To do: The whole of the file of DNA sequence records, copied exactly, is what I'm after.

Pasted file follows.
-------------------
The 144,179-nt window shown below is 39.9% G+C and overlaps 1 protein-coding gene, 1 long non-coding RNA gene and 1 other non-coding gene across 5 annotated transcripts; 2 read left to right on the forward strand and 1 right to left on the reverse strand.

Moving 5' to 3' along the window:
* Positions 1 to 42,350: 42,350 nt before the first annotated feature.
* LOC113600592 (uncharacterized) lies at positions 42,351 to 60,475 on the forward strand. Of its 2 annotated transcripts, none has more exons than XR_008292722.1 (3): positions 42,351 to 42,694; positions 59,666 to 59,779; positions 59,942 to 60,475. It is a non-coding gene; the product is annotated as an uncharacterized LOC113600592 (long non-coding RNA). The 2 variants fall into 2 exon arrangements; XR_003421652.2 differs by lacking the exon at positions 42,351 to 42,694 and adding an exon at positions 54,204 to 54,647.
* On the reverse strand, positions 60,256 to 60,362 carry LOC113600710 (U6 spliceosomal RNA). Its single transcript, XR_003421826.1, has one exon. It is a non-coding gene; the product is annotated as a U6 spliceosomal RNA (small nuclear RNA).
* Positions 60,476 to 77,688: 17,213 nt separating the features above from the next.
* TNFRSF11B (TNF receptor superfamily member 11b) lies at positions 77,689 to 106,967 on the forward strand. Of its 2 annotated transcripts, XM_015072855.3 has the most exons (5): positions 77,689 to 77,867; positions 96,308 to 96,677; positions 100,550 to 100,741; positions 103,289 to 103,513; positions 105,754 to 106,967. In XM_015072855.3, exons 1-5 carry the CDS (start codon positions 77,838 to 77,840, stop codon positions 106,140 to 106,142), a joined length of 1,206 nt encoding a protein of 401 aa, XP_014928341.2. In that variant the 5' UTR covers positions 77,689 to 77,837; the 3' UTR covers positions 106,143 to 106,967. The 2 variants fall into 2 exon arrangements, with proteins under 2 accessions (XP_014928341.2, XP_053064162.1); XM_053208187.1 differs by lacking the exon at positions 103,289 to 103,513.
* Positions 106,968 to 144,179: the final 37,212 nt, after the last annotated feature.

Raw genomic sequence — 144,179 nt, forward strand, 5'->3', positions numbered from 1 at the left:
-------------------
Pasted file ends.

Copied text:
The 144,179-nt window shown below is 39.9% G+C and overlaps 1 protein-coding gene, 1 long non-coding RNA gene and 1 other non-coding gene across 5 annotated transcripts; 2 read left to right on the forward strand and 1 right to left on the reverse strand.

Moving 5' to 3' along the window:
* Positions 1 to 42,350: 42,350 nt before the first annotated feature.
* LOC113600592 (uncharacterized) lies at positions 42,351 to 60,475 on the forward strand. Of its 2 annotated transcripts, none has more exons than XR_008292722.1 (3): positions 42,351 to 42,694; positions 59,666 to 59,779; positions 59,942 to 60,475. It is a non-coding gene; the product is annotated as an uncharacterized LOC113600592 (long non-coding RNA). The 2 variants fall into 2 exon arrangements; XR_003421652.2 differs by lacking the exon at positions 42,351 to 42,694 and adding an exon at positions 54,204 to 54,647.
* On the reverse strand, positions 60,256 to 60,362 carry LOC113600710 (U6 spliceosomal RNA). Its single transcript, XR_003421826.1, has one exon. It is a non-coding gene; the product is annotated as a U6 spliceosomal RNA (small nuclear RNA).
* Positions 60,476 to 77,688: 17,213 nt separating the features above from the next.
* TNFRSF11B (TNF receptor superfamily member 11b) lies at positions 77,689 to 106,967 on the forward strand. Of its 2 annotated transcripts, XM_015072855.3 has the most exons (5): positions 77,689 to 77,867; positions 96,308 to 96,677; positions 100,550 to 100,741; positions 103,289 to 103,513; positions 105,754 to 106,967. In XM_015072855.3, exons 1-5 carry the CDS (start codon positions 77,838 to 77,840, stop codon positions 106,140 to 106,142), a joined length of 1,206 nt encoding a protein of 401 aa, XP_014928341.2. In that variant the 5' UTR covers positions 77,689 to 77,837; the 3' UTR covers positions 106,143 to 106,967. The 2 variants fall into 2 exon arrangements, with proteins under 2 accessions (XP_014928341.2, XP_053064162.1); XM_053208187.1 differs by lacking the exon at positions 103,289 to 103,513.
* Positions 106,968 to 144,179: the final 37,212 nt, after the last annotated feature.

Raw genomic sequence — 144,179 nt, forward strand, 5'->3', positions numbered from 1 at the left: